"In addition, if any writing composed by Arius should be found, it should be handed over to the flames, so that not only will the wickedness of his teaching be obliterated, but nothing will be left even to remind anyone of him. And I hereby make a public order, that if someone should be discovered to have hidden a writing composed by Arius, and not to have immediately brought it forward and destroyed it by fire, his penalty shall be death. As soon as he is discovered in this offence, he shall be submitted for capital punishment. ... "
— Edict by Emperor Constantine against the Arians
Virtually all extant written material on Arianism is criticism and refutations written by opponents, with most literature written by Arian advocates long having been destroyed by the Trinitarian churches. As such the original teachings of Arius and his followers are difficult to define precisely today.
Arians do not believe in the traditional doctrine of the Trinity, which holds that God encompasses three persons in one being. The letter of Arian Auxentius regarding the Arian missionary Ulfilas, gives the clearest picture of Arian beliefs. Arian Ulfilas, who was ordained a bishop by Arian Eusebius of Nicomedia and returned to his people to work as a missionary, believed: God, the Father, ("unbegotten" God; Almighty God) always existing and who is the only true God (John 17:3). The Son of God, Jesus Christ, ("only-begotten God" John 1:18; Mighty God Isaiah 9:6) begotten before time began (Proverbs 8:22-29; Revelation 3:14; Colossians 1:15) and who is Lord/Master (1 Cor 8:6). The Holy Spirit (the illuminating and sanctifying power, who is neither God nor Lord/Master. First Corinthians 8:5-8:6 was cited as proof text:
Indeed, even though there may be so-called gods in heaven or on earth — as in fact there are many gods and many lords/masters — yet for us there is one God (Gk. theos – θεος), the Father, from whom are all things and for whom we exist, and one Lord/Master (kyrios – κυριος), Jesus Christ, through whom are all things and through whom we exist.—NRSV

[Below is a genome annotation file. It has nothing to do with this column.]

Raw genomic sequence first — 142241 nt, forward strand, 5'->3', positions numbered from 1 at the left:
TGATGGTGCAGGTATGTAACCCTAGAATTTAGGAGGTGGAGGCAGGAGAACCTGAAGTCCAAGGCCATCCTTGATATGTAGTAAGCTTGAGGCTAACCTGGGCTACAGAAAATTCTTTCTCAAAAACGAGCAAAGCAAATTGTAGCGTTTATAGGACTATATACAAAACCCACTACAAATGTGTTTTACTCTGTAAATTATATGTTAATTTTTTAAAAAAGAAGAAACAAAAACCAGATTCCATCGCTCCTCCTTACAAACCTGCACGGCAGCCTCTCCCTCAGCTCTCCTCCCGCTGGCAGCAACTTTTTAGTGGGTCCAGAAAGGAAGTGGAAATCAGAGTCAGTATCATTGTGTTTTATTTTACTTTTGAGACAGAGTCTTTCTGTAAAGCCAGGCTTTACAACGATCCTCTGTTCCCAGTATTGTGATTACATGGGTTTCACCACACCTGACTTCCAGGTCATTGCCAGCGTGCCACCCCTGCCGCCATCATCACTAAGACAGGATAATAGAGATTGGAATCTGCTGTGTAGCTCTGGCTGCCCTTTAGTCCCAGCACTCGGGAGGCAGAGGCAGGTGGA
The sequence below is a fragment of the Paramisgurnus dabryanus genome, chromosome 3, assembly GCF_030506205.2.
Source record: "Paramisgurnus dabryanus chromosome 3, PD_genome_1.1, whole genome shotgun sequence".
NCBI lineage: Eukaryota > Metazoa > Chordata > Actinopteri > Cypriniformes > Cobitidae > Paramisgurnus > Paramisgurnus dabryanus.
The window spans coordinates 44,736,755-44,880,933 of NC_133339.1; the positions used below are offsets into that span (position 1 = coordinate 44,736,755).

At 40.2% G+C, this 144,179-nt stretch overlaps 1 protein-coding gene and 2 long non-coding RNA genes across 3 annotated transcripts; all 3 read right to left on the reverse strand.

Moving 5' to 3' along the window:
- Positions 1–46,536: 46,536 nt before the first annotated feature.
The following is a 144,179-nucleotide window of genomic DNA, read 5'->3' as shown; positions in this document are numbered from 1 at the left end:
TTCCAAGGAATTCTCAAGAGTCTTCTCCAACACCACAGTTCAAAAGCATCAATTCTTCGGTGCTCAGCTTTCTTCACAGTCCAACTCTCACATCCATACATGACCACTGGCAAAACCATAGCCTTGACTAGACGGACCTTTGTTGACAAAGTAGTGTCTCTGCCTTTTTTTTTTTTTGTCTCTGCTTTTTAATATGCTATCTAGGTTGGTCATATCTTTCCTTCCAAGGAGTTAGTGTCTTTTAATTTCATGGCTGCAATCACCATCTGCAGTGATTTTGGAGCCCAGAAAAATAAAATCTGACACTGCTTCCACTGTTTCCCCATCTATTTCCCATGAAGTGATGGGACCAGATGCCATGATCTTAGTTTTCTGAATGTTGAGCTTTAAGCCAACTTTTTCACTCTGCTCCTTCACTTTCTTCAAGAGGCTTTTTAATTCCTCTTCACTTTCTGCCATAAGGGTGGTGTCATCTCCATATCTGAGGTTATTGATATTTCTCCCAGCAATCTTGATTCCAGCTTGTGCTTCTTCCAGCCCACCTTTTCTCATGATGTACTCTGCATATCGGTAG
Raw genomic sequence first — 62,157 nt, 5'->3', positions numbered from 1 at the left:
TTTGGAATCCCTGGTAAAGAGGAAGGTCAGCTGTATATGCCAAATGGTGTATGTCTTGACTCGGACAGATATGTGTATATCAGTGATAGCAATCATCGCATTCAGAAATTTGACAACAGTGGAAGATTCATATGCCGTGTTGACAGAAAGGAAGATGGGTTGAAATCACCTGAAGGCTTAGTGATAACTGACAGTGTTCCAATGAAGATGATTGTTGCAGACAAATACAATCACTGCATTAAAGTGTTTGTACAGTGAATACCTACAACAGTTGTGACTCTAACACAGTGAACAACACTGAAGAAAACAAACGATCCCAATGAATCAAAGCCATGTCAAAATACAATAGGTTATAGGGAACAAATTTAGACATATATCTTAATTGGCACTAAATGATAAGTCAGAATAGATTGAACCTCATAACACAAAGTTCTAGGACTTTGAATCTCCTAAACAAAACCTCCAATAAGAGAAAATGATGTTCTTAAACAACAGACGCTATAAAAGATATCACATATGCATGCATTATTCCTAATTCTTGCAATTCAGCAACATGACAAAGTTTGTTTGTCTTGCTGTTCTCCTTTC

The creed of Arian Ulfilas (c. 311 – 383), which concludes a letter praising him written by Auxentius, distinguishes God the Father ("unbegotten"), who is the only true God from Son of God ("only-begotten"), who is Lord/Master; and the Holy Spirit (the illuminating and sanctifying power), who is neither God nor Lord/Master:
I, Ulfila, bishop and confessor, have always so believed, and in this, the one true faith, I make the journey to my Lord; I believe in only one God the Father, the unbegotten and invisible, and in his only-begotten son, our Lord/Master and God, the designer and maker of all creation, having none other like him. Therefore there is one God of all, who is also God of our God; and in one Holy Spirit, the illuminating and sanctifying power, as Christ said after his resurrection to his apostles: "And behold, I send the promise of my Father upon you; but tarry ye in the city of Jerusalem, until ye be clothed with power from on high" (Luke 24:49) and again "But ye shall receive power, when the Holy Ghost is come upon you" (Acts 1:8); Neither God nor Lord/Master, but the faithful minister of Christ; not equal, but subject and obedient in all things to the Son. And I believe the Son to be subject and obedient in all things to God the Father.
The creed of Arian Ulfila in Latin:
Ego Ulfila episkopus et confessor semper sic credidi et in hac fide sola et uera transitum facio ad dominum meum: unum esse deum patrem solum ingenitum et inuisiuilem et in unigenitum filium eius dominum et deum nostrum, opificem et factorem uniuerse creature non habentem similem suum ideo unus est omnium deus pater, qui et dei nostri est deus et unum spiritum sanctum, uirtutem inluminantem et sanctificantem, ut ait Cristus post resurrectionem ad apostolos suos: ecce ego mitto promissum patris mei in uobis, uos autem sedete in ciuitate[m] Hierusalem, quoadusque induamini uirtute[m] ab alto; item et: accipietis uirtutem superueniente[m] in uos sancto spiritu-- nec deum nec dominum sed ministrum Cristi fidelem, nec equalem sed subditum et oboedientem in omnibus filio et filium subditum et oboedientem suo in omnibus deo patri.